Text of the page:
Table 2
Intrapersonal, Relationship, and STI-Related Influences on the Risk of Ending Different Length Abstinent Periods

Shorter abstinence periods

The risk of ending a shorter abstinence period with sex was associated with all intrapersonal, relational and STI-related factors in the model (see column 1, Table 1). Each year increase in age increased the risk of ending a shorter period by 7% (p<.001). One unit increase in daily positive mood increased the risk by 3% (p<.001); while one unit increase in daily negative mood decreased the risk of sex by 2% (p<.001). One unit increase in daily sexual interest increased the risk of sex by 14% (p<.001). One unit increase in daily partner support increased the risk of sex by 14% (p<.001), and one unit increase in quarterly relationship quality increased the risk of sex 2% (p<.001). A recent STI diagnosis decreased the risk of sex ending a shorter abstinence period by 9% (p≤.05), and a distant STI increased the risk by 16%.

While the effect of positive mood, negative mood and relationship quality appear small, the hazard ratios presented are for one unit increase only. The mood scales ranged from 3-15, the relationship quality scale ranged from 6-24. For positive mood, an increase from the scale midpoint to the upper end is 6 units, translating into an increase in the risk of sex ending a shorter abstinence period by 18%; a similar increase in negative mood translates into a decrease in the risk by 12%. For relationship quality, an increase from the midpoint of the scale to the upper end is 9 points, translating into an increase in the risk by 18%.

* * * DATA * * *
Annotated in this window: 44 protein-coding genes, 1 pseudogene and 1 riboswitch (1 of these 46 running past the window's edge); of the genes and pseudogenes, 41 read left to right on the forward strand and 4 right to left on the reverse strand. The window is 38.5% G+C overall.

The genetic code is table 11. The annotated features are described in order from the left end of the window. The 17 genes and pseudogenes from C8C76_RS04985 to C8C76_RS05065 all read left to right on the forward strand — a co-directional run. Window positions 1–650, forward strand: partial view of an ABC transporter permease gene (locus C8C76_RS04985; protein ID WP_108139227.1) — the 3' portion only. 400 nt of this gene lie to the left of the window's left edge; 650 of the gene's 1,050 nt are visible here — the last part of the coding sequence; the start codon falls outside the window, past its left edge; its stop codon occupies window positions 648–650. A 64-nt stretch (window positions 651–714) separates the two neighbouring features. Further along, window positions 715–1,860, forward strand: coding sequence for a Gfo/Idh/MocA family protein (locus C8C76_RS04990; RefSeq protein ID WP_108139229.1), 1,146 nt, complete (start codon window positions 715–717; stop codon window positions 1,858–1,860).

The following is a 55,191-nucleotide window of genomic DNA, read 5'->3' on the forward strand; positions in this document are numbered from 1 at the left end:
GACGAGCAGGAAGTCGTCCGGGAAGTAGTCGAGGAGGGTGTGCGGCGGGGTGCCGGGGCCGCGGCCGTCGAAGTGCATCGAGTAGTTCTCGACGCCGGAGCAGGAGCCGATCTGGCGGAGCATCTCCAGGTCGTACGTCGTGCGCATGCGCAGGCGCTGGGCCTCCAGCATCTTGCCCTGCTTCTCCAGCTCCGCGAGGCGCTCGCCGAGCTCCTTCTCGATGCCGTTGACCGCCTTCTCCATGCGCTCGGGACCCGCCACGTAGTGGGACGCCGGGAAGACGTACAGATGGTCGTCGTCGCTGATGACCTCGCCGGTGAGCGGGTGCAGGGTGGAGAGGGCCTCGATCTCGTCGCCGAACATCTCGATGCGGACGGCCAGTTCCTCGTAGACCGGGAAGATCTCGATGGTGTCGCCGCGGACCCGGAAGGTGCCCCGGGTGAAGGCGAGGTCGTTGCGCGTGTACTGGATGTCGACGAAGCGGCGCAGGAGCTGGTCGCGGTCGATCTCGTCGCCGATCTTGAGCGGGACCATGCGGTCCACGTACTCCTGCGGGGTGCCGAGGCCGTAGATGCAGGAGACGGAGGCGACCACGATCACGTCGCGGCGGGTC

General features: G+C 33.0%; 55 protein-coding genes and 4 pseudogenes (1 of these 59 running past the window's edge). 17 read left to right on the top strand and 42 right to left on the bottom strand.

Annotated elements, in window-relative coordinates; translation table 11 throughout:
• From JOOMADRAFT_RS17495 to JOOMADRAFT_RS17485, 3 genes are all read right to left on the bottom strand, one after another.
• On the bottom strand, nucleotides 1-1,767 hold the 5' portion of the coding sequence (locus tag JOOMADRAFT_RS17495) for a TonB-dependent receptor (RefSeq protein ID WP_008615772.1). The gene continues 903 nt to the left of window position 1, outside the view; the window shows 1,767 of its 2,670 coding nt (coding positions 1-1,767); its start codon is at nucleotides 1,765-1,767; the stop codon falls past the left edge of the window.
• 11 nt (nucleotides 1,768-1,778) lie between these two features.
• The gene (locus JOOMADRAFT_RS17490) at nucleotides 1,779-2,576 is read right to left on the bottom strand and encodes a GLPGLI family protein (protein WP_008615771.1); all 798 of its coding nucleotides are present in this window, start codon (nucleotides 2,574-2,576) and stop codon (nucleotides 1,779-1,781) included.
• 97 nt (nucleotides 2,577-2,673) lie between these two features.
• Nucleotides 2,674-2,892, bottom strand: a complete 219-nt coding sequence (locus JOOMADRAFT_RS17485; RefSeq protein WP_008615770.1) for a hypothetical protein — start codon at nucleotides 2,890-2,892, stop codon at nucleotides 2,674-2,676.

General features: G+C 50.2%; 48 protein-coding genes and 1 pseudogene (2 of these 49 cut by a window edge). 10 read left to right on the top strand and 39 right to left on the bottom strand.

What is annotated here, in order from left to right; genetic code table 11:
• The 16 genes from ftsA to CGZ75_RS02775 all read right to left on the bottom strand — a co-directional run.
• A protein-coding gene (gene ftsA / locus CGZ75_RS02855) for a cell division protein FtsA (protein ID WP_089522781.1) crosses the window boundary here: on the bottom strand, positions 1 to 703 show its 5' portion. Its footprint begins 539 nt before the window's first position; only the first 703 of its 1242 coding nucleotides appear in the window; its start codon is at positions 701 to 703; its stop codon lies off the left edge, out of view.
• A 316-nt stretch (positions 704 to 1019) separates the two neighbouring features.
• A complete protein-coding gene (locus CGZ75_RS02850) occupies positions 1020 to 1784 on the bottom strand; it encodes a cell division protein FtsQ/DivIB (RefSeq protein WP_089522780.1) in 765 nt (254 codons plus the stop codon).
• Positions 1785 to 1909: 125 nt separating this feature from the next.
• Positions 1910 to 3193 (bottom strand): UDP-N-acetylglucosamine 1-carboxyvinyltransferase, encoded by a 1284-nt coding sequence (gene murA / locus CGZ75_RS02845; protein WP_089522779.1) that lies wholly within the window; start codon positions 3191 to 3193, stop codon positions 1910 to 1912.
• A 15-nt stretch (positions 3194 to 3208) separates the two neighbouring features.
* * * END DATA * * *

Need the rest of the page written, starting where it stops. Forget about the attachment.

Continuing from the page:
Intermediate abstinence periods

Intermediate abstinence periods resembled shorter abstinence periods, showing associations with age, sexual interest, negative mood, relationship factors, and recent STI (See column 2, Table 1). However there were two important differences. First, positive mood was not associated with a significant change in the risk of sex ending an intermediate abstinence period. Second, in contrast to the decrease seen with shorter abstinence periods, a recent STI increased the risk of sex ending an intermediate abstinence period by 40% (p<.05).

Longer abstinent periods

Similar to shorter and intermediate periods, longer abstinent periods were associated with age (increased risk of 24% for each year of age, p<.05), daily sexual interest (increased risk of 33% for each unit increase in sexual interest, p<.05), and quarterly relationship quality (increased risk 10% for each unit increase in relationship quality, p<.05) (See column 3, Table 1). In contrast to shorter abstinent periods, none of the mood or STI measures were associated with the risk of sex ending a longer abstinent period.